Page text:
Market update: Newsflow helps stocks, Dollar rises, all eyes on Chinese growth, UK disappoints

12 Feb

by Mihály Tatár


  • The sentiment improved on Monday with positive noises coming out on the US-China and government shutdown negotations (SPX futures +0.54%, DAX +0.99%, Nikkei +2.56%, Shanghai +0.41%, supposedly there is a tentative deal on border security and the trade negotations go so well a Trump-Xi meeting is under preparation). The main development of the day, however, was another powerful Dollar rally (EURUSD 1.1270, USDHUF 283.50, USDPLN 3.83) on the theme that central banks around the globe are panicking, and turn even more dovish than the Fed, with the Dollar being the only safe high-yield curreny these days. (That said, as discussed before, the brutally strong Dollar hurts key interests, expect some kind of intervention soon.) The victim of the day was the British Pound (GBPUSD 1.2850), after a horrible string of economic data was published (GDP slowed down to a mere 0.2% Q/Q in Q4, industrial production dropped 0.9% Y/Y in December, total business investments plunged 3.7% Y/Y in Q4, to put it ironically, with the Brexit uncertainty, the UK converged to the speed of the Eurozone.)  WTI oil made a volatile roundtrip (falling 51 USD only to return to near 53 USD later, with Brent moving lazily around 61.80 USD),  the trader talk being that whatever the pseudo science on Venezuela and US peak production might be, the only real question in oil markets now is what one thinks about the Chinese slowdown: If its not dramatic – as the IEA and the OPEC thinks, having kept their 2019 demand growth outlook steady and economists clinging to the 6% magic GDP number – then the direction is up, and vice versa, a ’stealth recession’ should send oil prices back down to the lows. Speaking of China, two very large borrowers – China Minsheng Investment and Wintime Energy – failed their payment deadlines, confirming that the Chinese credit markets are in trouble and the news catched immediate market attention. (Note that less known to the public, it was not just the Fed and the ECB that flooded the market with fresh money to avoid a collapse in 2008: China also launched a 4 trillion yuan – 600 billion USD – infrastructure plan and allowed rapid credit creation, to the point that the excesses even make the IMF worry, not a small feat. The programme now comes back to haunt Beijing – both in terms of economy and when it has to negotiate with Washington.)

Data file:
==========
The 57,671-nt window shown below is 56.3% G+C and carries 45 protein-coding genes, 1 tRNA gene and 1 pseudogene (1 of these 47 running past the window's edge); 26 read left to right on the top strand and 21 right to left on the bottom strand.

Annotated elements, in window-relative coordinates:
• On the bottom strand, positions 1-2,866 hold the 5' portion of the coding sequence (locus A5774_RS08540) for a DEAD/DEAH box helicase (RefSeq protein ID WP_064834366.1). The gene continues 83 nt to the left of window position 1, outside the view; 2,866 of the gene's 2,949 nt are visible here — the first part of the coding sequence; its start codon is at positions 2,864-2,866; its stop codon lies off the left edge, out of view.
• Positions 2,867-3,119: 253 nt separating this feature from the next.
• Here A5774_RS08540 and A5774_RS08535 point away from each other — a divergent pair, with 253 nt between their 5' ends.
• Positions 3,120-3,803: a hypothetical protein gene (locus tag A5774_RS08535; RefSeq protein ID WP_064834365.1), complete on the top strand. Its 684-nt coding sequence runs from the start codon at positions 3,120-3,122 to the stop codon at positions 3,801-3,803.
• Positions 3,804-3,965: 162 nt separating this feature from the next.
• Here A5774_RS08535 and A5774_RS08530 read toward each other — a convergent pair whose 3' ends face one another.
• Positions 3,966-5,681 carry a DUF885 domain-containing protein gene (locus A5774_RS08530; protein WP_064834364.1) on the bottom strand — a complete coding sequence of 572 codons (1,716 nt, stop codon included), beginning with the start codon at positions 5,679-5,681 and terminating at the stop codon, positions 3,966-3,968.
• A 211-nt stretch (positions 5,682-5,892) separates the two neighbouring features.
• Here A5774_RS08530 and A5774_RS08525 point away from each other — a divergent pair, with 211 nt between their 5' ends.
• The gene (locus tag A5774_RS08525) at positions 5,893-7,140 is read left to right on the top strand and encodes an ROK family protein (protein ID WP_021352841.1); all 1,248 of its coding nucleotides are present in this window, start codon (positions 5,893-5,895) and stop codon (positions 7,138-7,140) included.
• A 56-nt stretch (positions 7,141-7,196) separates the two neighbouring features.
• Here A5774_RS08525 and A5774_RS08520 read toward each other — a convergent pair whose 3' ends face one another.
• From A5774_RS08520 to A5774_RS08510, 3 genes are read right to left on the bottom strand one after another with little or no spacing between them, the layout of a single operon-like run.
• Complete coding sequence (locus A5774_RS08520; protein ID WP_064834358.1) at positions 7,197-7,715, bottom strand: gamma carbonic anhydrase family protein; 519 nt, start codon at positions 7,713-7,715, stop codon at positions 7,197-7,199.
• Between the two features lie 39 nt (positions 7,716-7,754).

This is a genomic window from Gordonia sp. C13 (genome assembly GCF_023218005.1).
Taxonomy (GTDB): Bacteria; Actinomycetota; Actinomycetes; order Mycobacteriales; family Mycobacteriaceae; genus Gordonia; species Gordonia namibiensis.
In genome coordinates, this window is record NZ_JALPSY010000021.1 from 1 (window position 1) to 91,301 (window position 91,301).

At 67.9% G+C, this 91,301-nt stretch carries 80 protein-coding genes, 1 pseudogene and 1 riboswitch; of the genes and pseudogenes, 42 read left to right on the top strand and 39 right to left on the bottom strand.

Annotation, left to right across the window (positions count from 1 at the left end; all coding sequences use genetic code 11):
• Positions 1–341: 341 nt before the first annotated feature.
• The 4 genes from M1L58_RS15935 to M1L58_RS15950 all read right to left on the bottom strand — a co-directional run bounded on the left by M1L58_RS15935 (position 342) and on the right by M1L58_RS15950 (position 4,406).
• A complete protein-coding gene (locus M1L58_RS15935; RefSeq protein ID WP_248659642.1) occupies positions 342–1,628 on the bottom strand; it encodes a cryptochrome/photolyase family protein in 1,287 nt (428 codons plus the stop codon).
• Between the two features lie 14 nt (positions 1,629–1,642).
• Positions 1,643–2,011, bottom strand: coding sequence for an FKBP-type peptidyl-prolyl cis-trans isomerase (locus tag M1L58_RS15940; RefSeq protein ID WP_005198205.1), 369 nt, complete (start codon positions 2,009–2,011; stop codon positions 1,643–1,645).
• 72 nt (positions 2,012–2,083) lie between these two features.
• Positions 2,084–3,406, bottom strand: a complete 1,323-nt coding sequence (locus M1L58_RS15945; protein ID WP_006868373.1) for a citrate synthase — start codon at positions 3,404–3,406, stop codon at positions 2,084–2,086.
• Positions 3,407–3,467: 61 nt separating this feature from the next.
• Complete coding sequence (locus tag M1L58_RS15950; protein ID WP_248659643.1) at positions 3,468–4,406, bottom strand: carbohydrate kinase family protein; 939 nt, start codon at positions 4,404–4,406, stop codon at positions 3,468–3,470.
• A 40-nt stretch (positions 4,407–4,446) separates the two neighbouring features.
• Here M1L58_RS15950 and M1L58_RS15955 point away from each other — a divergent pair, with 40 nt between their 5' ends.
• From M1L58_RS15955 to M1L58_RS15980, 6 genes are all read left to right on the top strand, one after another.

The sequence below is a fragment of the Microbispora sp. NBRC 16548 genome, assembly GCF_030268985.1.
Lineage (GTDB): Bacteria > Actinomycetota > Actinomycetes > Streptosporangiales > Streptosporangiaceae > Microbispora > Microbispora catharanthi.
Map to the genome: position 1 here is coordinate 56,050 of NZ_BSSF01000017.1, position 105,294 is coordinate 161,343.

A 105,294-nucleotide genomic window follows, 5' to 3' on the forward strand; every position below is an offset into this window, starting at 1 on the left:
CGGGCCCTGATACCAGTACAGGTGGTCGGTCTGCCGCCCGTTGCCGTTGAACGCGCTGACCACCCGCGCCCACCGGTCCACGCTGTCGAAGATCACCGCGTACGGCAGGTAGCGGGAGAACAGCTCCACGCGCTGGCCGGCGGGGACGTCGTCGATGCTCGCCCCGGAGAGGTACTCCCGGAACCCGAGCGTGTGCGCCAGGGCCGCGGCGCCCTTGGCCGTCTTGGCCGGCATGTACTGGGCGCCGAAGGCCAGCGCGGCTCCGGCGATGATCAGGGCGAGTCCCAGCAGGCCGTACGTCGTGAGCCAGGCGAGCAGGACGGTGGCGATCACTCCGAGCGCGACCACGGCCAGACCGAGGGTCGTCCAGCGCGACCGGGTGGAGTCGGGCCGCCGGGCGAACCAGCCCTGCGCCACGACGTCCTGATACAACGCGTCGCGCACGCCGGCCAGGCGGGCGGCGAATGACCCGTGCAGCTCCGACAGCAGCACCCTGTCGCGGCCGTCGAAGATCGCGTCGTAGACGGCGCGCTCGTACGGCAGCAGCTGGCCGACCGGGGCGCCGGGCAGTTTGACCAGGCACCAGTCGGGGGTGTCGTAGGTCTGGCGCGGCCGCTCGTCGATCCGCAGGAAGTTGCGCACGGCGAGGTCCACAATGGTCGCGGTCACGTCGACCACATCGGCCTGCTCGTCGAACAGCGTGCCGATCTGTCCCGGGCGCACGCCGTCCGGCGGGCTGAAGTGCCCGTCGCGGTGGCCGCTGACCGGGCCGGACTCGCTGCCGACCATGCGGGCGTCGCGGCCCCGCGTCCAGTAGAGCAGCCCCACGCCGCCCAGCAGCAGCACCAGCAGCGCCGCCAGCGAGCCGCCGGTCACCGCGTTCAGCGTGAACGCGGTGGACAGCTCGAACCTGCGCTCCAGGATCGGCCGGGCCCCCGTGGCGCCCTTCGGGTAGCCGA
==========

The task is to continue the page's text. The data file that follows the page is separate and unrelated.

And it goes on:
• Shocking the mainstream media – but not regular readers – the latest Rasmussen poll showed Trump’s approval rating jumping to 52% (the best in 2 years, a huge upswing from December’s 45%). The ’temporary uptick’ is attributed to the well-received State of the Union speech – but note that what is really going on is that the Democrats’ argument that all is well with the border and immigration control is bizarre even for Hispanics, and by now even Bloomberg writes about ’Democrats moving to much to the hard Left’. (The ’semi-realistic’ Green New Deal, for example, is estimated to cost 7 trillion USD and reach none of its goals – again, according to Bloomberg.) One has to wonder if other pollsters see the same dynamic (Rasmussen is usually the most favorable towards Trump as it polls likely voters), but it seems like Democrats badly need a recession by 2020.



Have a nice day,



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